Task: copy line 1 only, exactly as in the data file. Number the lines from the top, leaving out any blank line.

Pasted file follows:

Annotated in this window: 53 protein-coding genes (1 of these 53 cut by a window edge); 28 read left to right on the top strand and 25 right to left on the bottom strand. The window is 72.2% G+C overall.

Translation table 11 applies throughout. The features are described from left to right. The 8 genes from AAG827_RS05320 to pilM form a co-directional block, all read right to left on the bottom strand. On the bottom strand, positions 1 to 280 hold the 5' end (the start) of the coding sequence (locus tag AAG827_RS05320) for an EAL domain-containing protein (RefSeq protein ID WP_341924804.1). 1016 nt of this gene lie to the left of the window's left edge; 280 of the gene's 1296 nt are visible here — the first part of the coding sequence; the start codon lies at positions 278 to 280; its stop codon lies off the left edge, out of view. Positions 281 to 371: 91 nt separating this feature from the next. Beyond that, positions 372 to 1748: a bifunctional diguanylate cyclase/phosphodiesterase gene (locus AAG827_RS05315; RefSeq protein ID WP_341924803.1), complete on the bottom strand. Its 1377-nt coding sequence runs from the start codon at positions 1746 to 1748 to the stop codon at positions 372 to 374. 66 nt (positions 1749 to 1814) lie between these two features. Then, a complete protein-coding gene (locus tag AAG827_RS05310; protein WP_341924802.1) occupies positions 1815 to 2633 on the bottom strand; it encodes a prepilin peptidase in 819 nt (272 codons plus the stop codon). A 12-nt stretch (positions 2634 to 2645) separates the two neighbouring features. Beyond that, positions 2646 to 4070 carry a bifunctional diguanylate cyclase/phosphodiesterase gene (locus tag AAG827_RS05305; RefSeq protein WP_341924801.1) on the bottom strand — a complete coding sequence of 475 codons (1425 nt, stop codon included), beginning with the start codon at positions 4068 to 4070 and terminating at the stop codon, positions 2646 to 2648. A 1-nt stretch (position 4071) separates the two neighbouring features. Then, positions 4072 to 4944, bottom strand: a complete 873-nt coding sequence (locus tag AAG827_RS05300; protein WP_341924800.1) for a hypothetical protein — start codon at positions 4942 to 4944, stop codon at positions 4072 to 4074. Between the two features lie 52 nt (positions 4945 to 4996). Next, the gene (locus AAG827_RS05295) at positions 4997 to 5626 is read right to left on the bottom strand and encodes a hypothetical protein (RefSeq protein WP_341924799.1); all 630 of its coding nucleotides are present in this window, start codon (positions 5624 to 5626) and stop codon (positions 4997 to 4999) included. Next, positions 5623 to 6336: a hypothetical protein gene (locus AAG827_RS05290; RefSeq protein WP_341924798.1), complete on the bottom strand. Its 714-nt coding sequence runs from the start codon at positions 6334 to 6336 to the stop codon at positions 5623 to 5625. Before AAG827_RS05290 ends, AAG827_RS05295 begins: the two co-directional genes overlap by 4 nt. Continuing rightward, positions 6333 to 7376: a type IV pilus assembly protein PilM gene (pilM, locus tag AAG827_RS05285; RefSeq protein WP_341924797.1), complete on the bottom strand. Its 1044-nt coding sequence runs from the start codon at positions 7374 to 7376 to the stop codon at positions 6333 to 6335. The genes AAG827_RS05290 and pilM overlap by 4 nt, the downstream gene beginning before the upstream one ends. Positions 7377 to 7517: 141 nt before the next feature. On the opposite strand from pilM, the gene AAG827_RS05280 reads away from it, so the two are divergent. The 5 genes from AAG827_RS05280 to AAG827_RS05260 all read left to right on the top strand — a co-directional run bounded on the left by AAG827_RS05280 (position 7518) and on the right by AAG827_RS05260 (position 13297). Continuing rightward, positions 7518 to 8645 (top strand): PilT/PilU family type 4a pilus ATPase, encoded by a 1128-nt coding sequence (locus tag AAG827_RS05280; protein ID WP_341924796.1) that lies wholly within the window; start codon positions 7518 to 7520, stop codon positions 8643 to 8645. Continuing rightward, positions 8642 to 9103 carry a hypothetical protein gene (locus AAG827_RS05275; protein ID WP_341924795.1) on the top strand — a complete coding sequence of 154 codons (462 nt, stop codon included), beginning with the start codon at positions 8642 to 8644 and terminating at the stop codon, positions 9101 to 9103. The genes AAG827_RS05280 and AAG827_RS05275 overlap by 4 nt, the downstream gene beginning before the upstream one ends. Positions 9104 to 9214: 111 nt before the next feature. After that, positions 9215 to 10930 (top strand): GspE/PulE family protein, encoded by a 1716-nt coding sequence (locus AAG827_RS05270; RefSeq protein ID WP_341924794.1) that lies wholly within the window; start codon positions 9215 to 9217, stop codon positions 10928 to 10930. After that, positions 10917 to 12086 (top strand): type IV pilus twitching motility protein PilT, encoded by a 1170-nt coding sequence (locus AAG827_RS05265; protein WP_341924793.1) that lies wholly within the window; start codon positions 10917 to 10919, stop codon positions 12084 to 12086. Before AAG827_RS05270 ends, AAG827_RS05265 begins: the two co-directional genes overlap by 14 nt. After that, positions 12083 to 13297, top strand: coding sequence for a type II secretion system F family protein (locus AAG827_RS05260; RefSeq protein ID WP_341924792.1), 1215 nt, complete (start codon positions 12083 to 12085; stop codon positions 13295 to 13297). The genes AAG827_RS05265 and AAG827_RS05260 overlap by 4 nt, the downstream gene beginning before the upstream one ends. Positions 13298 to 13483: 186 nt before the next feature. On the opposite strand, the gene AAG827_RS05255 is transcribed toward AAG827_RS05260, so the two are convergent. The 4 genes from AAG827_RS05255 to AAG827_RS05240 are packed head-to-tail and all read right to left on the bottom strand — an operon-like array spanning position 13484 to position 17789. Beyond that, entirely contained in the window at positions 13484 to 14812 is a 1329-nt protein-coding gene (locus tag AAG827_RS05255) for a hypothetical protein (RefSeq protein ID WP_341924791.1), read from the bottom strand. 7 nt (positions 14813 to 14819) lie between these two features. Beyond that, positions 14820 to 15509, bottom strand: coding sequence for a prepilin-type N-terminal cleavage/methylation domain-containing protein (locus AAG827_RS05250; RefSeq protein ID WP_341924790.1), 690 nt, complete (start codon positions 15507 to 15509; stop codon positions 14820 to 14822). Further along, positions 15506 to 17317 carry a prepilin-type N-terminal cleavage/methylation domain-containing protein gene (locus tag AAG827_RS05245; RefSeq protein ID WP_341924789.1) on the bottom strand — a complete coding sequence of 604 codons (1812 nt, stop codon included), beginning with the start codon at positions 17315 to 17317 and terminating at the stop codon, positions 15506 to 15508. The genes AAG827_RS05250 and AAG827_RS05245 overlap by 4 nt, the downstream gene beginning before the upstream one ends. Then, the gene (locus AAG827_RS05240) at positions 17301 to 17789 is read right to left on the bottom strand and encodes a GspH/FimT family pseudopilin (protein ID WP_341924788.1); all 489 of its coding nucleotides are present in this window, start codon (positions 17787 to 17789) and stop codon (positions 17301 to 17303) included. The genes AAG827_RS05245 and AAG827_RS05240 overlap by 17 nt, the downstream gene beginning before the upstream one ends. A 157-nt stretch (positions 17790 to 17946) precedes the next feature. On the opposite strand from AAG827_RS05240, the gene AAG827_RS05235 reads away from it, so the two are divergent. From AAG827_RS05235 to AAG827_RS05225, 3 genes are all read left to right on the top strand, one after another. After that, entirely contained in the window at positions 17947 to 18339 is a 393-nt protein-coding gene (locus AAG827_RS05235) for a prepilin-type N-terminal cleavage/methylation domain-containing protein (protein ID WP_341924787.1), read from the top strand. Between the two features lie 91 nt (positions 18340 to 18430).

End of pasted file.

Annotated in this window: 53 protein-coding genes (1 of these 53 cut by a window edge); 28 read left to right on the top strand and 25 right to left on the bottom strand. The window is 72.2% G+C overall.